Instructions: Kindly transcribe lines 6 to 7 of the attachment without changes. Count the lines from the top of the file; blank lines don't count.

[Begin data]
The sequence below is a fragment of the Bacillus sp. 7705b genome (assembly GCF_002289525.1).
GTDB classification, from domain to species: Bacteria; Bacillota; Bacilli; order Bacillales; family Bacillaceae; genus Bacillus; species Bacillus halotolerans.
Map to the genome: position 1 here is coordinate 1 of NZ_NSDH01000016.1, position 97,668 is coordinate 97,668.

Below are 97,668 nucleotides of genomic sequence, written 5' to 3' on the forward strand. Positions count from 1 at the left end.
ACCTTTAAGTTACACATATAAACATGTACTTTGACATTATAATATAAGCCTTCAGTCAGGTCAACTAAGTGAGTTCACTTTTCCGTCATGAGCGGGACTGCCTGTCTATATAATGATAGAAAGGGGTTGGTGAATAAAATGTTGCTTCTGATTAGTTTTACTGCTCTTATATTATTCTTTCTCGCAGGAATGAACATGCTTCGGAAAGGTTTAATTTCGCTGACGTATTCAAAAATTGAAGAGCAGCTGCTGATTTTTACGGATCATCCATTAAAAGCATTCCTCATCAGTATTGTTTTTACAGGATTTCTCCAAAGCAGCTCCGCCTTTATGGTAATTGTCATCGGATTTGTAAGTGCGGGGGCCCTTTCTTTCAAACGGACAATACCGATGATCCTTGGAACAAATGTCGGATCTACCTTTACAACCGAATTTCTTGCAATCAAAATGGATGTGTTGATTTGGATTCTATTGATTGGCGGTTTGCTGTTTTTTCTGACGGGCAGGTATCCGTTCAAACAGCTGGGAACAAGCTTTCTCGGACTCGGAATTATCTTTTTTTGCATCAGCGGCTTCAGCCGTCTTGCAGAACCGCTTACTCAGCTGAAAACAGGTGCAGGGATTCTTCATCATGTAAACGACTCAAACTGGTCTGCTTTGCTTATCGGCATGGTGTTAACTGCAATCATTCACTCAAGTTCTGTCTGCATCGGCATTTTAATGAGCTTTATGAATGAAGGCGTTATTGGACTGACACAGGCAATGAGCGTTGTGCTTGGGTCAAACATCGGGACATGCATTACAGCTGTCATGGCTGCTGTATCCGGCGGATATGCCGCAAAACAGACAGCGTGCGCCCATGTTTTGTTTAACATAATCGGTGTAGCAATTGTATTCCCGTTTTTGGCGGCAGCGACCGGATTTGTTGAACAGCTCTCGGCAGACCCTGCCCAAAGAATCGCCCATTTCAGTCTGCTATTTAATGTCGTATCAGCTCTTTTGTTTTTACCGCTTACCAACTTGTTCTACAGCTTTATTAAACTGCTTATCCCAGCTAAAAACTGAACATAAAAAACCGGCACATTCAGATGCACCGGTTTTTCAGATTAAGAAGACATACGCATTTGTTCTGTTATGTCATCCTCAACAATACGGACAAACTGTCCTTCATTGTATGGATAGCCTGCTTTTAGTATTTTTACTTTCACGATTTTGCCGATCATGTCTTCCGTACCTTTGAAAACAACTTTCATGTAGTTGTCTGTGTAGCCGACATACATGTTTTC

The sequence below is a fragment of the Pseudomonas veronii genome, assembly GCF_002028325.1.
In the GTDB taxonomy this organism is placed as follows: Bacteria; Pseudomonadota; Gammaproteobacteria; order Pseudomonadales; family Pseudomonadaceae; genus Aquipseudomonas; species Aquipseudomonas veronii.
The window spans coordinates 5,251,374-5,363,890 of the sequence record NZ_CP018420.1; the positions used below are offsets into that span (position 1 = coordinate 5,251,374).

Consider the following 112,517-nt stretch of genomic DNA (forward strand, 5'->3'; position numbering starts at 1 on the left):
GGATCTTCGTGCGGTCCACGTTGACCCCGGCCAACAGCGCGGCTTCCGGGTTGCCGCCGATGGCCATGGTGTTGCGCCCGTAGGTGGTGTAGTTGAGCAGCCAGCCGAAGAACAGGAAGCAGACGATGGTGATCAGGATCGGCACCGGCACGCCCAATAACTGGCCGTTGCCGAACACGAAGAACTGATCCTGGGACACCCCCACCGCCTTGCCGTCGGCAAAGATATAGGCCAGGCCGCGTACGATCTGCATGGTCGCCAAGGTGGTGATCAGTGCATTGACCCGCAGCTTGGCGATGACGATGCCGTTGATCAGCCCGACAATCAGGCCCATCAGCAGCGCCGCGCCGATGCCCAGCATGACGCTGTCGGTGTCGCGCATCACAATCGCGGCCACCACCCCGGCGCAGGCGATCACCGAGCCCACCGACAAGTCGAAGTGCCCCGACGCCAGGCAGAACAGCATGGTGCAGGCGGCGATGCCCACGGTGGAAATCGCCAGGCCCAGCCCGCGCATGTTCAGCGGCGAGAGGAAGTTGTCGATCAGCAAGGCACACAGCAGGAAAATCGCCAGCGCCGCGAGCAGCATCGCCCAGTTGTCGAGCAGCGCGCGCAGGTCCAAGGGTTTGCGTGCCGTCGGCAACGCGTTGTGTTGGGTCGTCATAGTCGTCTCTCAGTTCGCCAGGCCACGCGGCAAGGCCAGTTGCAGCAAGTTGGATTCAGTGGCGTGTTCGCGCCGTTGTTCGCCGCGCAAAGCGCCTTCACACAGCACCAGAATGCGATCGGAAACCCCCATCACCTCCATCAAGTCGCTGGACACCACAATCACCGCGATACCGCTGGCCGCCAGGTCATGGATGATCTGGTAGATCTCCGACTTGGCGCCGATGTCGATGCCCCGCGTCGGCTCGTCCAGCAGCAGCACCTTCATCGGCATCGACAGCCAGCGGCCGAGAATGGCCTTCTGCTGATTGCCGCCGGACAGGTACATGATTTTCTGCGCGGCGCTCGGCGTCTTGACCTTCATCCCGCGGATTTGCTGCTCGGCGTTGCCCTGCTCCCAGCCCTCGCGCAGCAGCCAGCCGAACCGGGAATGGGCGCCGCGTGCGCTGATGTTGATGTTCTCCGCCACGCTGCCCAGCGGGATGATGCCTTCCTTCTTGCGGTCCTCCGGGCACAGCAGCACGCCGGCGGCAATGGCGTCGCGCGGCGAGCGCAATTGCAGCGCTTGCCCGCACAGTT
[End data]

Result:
The sequence below is a fragment of the Pseudomonas veronii genome, assembly GCF_002028325.1.
In the GTDB taxonomy this organism is placed as follows: Bacteria; Pseudomonadota; Gammaproteobacteria; order Pseudomonadales; family Pseudomonadaceae; genus Aquipseudomonas; species Aquipseudomonas veronii.